Regarding alternative sources of supply such as rainwater harvesting, it is questionable whether cisterns could store enough water from the residents’ roofs in winter (especially in dry years) to serve as a true alternative source of supply in the June-October period, especially for domestic supply and/or irrigated pasture/water for livestock on these rural lots.  No evidence exists at present that such a supply is considered a viable supply source for this five-month period.  The Monterey County Health Department (and State law) severely constrain the use of rainwater harvesting for drinking water purposes and surface irrigation.  It also prohibits importation (trucking) of water for long-term domestic (drinking water) use.  It is questionable whether trucked water would be available and affordable, not to mention the carbon footprint of such trucking. Both the Seaside Basin and Salinas Basin are highly unlikely sources of supply due to existing constraints and policies.  Other undefined options might be available, but are speculative at this point in time.  It is also noted that irrigation of land in close proximity to the river will result in some recharge of the alluvial aquifer.  In conclusion, staff recommends that the applicant be urged to consider cisterns and other alternative supply sources to reduce diversions in the dry season as much as possible, but not require these measures.  Also, Special Condition #26 to continue leak detection and repair will help reduce diversions in the future.


Regional Water Quality Control Board:  In its 9-page letter dated September 8, 2009 (Exhibit 18-H), the RWQCB includes specific comments about the RDRWDS as well as assertions about MPWMD programs, budget priorities and other policy matters not related to the RDRWDS application (itemized below).  The RWQCB notes that it is commenting due to its expertise and concern about the Carmel River and Carmel River Lagoon, and does not have permit authority over the water supply issues causing impairments to these resources, and has no approval oversight for this project unless a waste discharge is involved. The MPWMD staff response below focuses solely on RWQCB comments that relate to environmental issues associated with the RDRWDS application.  The staff response to the NMFS letter above already addresses the RWQCB concern about use of 0.5 AFY as the residential water production estimate.  The pertinent RWQCB concerns about the RDRWDS include:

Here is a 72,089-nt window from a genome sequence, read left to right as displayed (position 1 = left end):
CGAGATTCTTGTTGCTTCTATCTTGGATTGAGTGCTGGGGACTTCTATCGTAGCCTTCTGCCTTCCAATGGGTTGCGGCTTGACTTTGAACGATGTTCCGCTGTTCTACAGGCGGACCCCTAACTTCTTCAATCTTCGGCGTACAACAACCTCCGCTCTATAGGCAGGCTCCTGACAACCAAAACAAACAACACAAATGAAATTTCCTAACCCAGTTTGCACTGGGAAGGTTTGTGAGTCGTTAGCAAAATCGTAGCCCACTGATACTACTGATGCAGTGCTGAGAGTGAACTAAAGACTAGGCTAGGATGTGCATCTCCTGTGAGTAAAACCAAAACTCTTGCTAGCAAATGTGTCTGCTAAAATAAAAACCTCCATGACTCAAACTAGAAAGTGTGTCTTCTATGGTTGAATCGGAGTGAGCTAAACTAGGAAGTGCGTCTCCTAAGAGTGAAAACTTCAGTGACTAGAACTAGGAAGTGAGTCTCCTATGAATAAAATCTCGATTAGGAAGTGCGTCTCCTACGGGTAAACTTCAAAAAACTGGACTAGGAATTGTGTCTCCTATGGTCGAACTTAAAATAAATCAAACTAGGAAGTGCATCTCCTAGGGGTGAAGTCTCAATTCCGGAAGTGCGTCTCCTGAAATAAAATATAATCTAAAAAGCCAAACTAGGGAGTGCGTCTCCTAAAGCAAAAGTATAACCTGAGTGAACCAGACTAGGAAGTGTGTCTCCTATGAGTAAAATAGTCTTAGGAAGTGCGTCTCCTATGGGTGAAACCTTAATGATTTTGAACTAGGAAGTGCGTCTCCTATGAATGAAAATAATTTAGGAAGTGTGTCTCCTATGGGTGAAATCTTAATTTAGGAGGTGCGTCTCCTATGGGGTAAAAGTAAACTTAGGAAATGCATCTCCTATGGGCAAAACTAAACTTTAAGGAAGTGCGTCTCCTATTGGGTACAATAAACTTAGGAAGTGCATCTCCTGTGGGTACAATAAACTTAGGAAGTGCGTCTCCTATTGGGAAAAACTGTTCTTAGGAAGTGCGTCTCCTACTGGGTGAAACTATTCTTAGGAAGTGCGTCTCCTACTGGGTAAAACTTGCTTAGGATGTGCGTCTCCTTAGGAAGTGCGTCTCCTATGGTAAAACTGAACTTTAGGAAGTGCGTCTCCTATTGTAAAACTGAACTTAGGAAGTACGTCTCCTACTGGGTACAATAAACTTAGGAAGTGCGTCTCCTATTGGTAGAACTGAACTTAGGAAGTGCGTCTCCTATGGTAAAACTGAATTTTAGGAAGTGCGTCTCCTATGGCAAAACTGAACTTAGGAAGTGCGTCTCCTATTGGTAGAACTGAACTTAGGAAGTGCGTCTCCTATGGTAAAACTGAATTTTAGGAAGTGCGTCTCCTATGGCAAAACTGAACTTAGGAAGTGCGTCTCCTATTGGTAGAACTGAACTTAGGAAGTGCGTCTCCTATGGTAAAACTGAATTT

·        Inadequate mitigation for cumulative off-site impacts to the Carmel River and Lagoon, riparian and aquatic habitat of river and federally listed species dependent on them (page 2). 


·        Disagrees with less than significant determinations for Biological Resources, because “additional wasteful losses…. will likely negate the estimated water diversion reduction,” inferring that the RDRWDS will actually go over its production limit due to leaks and other losses (page 2).


·        Mitigation should not be based on yet-to-be realized water supply projects by entities other than the applicant (page 3). 


·        Ability of MPWMD to enforce the production limit is questioned (page 3).